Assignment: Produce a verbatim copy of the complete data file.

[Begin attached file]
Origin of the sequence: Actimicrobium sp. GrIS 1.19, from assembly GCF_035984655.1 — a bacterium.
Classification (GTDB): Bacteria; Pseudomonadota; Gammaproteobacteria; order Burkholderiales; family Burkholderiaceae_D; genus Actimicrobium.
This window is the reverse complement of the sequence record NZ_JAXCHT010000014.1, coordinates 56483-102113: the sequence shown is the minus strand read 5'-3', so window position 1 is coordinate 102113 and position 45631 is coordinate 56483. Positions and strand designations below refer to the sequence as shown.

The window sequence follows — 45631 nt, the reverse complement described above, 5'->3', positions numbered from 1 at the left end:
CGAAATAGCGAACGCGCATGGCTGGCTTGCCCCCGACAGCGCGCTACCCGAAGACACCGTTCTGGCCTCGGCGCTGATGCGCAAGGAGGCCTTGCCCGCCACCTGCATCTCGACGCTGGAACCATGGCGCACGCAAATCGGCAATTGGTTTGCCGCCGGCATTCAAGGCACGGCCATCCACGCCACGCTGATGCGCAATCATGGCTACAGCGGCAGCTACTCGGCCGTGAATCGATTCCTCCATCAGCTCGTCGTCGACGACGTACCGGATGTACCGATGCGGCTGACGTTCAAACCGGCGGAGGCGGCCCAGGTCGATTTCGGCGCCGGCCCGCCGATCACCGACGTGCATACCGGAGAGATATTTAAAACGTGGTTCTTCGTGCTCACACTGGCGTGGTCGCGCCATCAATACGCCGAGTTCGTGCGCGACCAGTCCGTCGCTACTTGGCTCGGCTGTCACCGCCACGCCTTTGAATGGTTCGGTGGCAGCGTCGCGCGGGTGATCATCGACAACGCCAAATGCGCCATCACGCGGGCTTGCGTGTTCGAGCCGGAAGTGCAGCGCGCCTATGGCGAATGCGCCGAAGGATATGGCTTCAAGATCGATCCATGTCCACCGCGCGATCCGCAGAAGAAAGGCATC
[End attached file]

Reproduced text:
Origin of the sequence: Actimicrobium sp. GrIS 1.19, from assembly GCF_035984655.1 — a bacterium.
Classification (GTDB): Bacteria; Pseudomonadota; Gammaproteobacteria; order Burkholderiales; family Burkholderiaceae_D; genus Actimicrobium.
This window is the reverse complement of the sequence record NZ_JAXCHT010000014.1, coordinates 56483-102113: the sequence shown is the minus strand read 5'-3', so window position 1 is coordinate 102113 and position 45631 is coordinate 56483. Positions and strand designations below refer to the sequence as shown.

The window sequence follows — 45631 nt, the reverse complement described above, 5'->3', positions numbered from 1 at the left end:
CGAAATAGCGAACGCGCATGGCTGGCTTGCCCCCGACAGCGCGCTACCCGAAGACACCGTTCTGGCCTCGGCGCTGATGCGCAAGGAGGCCTTGCCCGCCACCTGCATCTCGACGCTGGAACCATGGCGCACGCAAATCGGCAATTGGTTTGCCGCCGGCATTCAAGGCACGGCCATCCACGCCACGCTGATGCGCAATCATGGCTACAGCGGCAGCTACTCGGCCGTGAATCGATTCCTCCATCAGCTCGTCGTCGACGACGTACCGGATGTACCGATGCGGCTGACGTTCAAACCGGCGGAGGCGGCCCAGGTCGATTTCGGCGCCGGCCCGCCGATCACCGACGTGCATACCGGAGAGATATTTAAAACGTGGTTCTTCGTGCTCACACTGGCGTGGTCGCGCCATCAATACGCCGAGTTCGTGCGCGACCAGTCCGTCGCTACTTGGCTCGGCTGTCACCGCCACGCCTTTGAATGGTTCGGTGGCAGCGTCGCGCGGGTGATCATCGACAACGCCAAATGCGCCATCACGCGGGCTTGCGTGTTCGAGCCGGAAGTGCAGCGCGCCTATGGCGAATGCGCCGAAGGATATGGCTTCAAGATCGATCCATGTCCACCGCGCGATCCGCAGAAGAAAGGCATC